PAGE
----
FIG. 8 depicts yet another embodiment of the invention with fluid flow through a portion of a solar thermal manifold 610 and through a portion of a collector tube 620. Manifold 610 includes a bottom metal plate 625, a top metal plate (not shown) and an insert 630. Bottom metal plate 625 contains depressions 640 and 645 to facilitate fluid flow through the manifold. The top metal plate may contain matching depressions or may be flat. Insert 630 includes outer wall 650 and ridges 652, 654, 656, 658 for insertion and placement between bottom metal plate 625 and the top metal plate. The shown portion of collector tube 620 includes an outer tube 622 and a inner counter-flow tube 624. Inner tube 624 may extend into manifold 610 and through insert 630 until reaching depression 645 to receive the fluid flow as shown. Outer tube 622 may end before entering manifold 610. Locking mechanisms 660 and 662 are used for coupling outer tube 622 and outer wall 650 such that the fluid does not leak out of the junction between tube 622 and insert 630. Locking mechanisms 660, 662 may be, for example, a flared fitting such as a flare nut.

Fluid flowing through manifold 610 and collector tube 620, enters depression 645 at area 670 and flows into inner tube 624 via flow path 672. Some of the fluid passes by path 672 to other collector tubes (not shown) via flow path 674. Fluid following along path 672 is carried into the solar thermal collector tube and heated therein. The heated fluid is then carried back to manifold 610 via flow path 680 which surrounds flow path 672 in a counter-flow manner. The heated fluid is then carried into insert 630 via flow path 682, into depression 640 via flow path 684, and out of manifold 610 via flow path 686.

FIG. 9 provides a process flowchart for creating a manifold in accordance with the present invention. At step 710, the lower plate is stamped to provide a lower portion of the manifold, and at step 720, the upper plate is optionally stamped to provide an upper portion of the manifold. At step 730, an insert is created for assisting with fluid flow. The lower plate, upper plate and insert are pressed together at step 740. Welding or other commercially available techniques may be used for attaching the pieces in a manner sufficient to withstand the system's environmental exposure and support internal fluid flow.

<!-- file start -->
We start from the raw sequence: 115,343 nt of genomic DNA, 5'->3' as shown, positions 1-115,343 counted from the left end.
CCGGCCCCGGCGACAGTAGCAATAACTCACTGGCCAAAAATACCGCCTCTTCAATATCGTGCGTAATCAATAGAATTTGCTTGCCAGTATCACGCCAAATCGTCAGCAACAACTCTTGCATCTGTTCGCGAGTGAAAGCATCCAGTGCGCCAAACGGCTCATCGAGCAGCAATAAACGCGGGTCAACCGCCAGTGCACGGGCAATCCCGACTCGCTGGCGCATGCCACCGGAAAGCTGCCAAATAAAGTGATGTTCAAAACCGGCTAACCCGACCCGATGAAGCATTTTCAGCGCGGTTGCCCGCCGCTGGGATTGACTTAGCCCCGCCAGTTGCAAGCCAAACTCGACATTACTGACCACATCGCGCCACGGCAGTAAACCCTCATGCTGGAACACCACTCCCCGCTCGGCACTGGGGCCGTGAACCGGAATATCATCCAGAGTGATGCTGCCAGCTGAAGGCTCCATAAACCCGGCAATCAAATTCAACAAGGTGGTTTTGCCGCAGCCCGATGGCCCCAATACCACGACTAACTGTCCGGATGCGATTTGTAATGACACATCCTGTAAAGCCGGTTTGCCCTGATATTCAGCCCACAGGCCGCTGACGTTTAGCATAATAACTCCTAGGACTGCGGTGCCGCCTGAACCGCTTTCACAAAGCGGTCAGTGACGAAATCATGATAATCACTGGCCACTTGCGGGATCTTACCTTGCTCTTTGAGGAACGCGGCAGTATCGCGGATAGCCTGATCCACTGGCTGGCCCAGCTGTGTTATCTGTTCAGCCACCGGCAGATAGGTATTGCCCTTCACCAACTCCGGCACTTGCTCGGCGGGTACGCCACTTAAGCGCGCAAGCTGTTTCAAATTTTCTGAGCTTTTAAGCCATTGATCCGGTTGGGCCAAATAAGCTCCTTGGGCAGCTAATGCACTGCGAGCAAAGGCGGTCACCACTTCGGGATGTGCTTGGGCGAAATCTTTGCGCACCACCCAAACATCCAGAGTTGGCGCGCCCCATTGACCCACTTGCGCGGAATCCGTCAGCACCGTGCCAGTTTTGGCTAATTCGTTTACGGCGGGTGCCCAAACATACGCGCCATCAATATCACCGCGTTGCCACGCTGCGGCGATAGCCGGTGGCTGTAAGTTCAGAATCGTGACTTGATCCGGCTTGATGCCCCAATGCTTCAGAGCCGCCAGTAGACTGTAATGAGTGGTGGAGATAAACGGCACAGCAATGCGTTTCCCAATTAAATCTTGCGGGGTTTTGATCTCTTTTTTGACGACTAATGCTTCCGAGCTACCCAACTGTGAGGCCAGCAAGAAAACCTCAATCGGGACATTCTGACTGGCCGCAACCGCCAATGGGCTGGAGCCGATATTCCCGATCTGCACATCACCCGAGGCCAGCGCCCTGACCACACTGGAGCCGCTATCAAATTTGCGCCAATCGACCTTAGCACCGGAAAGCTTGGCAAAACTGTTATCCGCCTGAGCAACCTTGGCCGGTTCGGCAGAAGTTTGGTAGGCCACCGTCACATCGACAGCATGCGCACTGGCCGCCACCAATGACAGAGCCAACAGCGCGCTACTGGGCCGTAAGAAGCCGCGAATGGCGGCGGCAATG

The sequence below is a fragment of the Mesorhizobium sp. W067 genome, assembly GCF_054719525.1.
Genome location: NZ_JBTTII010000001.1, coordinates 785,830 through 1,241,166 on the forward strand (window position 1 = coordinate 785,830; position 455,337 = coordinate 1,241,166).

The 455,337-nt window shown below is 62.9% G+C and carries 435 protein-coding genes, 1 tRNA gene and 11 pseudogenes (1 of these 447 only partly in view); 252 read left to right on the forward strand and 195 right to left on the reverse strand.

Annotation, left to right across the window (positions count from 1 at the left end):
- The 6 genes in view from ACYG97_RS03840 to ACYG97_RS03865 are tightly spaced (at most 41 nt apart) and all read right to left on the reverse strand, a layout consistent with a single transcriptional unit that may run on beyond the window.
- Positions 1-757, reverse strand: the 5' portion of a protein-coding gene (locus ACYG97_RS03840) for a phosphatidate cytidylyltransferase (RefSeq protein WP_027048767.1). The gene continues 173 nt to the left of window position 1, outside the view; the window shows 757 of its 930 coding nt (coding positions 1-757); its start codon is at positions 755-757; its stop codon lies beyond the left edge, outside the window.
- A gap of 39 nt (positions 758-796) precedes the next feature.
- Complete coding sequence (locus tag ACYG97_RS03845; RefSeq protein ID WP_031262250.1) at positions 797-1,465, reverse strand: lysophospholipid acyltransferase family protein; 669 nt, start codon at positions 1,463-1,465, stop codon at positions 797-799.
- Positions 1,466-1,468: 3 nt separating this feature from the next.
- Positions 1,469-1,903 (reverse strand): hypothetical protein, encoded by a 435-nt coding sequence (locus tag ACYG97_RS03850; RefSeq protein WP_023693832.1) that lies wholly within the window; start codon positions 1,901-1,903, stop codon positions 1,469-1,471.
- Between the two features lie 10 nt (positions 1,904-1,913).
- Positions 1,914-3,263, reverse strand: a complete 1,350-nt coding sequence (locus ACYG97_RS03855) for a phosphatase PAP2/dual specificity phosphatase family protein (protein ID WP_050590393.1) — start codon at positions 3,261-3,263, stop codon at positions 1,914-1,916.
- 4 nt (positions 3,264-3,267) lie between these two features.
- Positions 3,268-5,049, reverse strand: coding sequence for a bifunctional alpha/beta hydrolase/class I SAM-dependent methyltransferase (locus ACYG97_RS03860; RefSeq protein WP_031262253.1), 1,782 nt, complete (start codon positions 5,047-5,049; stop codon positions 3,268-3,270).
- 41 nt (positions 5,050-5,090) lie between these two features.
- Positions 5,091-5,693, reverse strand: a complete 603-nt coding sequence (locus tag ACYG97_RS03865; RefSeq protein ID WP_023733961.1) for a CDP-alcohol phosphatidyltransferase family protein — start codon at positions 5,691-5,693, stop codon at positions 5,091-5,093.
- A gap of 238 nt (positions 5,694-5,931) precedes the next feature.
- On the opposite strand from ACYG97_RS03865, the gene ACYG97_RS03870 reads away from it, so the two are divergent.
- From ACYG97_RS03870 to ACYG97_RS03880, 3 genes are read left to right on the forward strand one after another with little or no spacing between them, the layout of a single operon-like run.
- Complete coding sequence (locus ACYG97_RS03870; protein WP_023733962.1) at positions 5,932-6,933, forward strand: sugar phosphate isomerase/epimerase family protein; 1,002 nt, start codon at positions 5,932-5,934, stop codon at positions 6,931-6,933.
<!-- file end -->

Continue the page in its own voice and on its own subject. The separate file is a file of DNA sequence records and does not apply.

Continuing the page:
FIG. 10 provides a process flowchart for practicing the disclosed subject matter. At step 810, a panel of collector tubes is positioned to gather solar energy. The tubes are connected to a manifold. At step 820, fluid is circulated through the manifold and through the collector tubes within the panel. A pump may be used for this. At step 830, heat is collected from the circulated fluid.

Although embodiments of the invention have been discussed primarily with respect to specific embodiments thereof, other variations are possible. For example, while the invention has been described with respect to simple solar thermal collector tubes, more complex tubes with special flow paths and configurations may also be used. External reflectors may be utilized to direct solar energy to the collector tubes. Metal pieces may be replaced by sufficiently tolerant plastic, polymer pieces or the like. Steps can be added to, taken from or modified from the steps in this specification without deviating from the scope of the invention. In general, any flowcharts presented are only intended to indicate one possible sequence of basic operations to achieve a function, and many variations are possible. The invention may be practiced in numerous applications, including commercial and residential.

While the specification has been described in detail with respect to specific embodiments of the invention, it will be appreciated that those skilled in the art, upon attaining an understanding of the foregoing, may readily conceive of alterations to, variations of, and equivalents to these embodiments. These and other modifications and variations to the present invention may be practiced by those of ordinary skill in the art, without departing from the spirit and scope of the present invention, which is more particularly set forth in the appended claims. Furthermore, those of ordinary skill in the art will appreciate that the foregoing description is by way of example only, and is not intended to limit the invention. Thus, it is intended that the present subject matter covers such modifications and variations as come within the scope of the appended claims and their equivalents.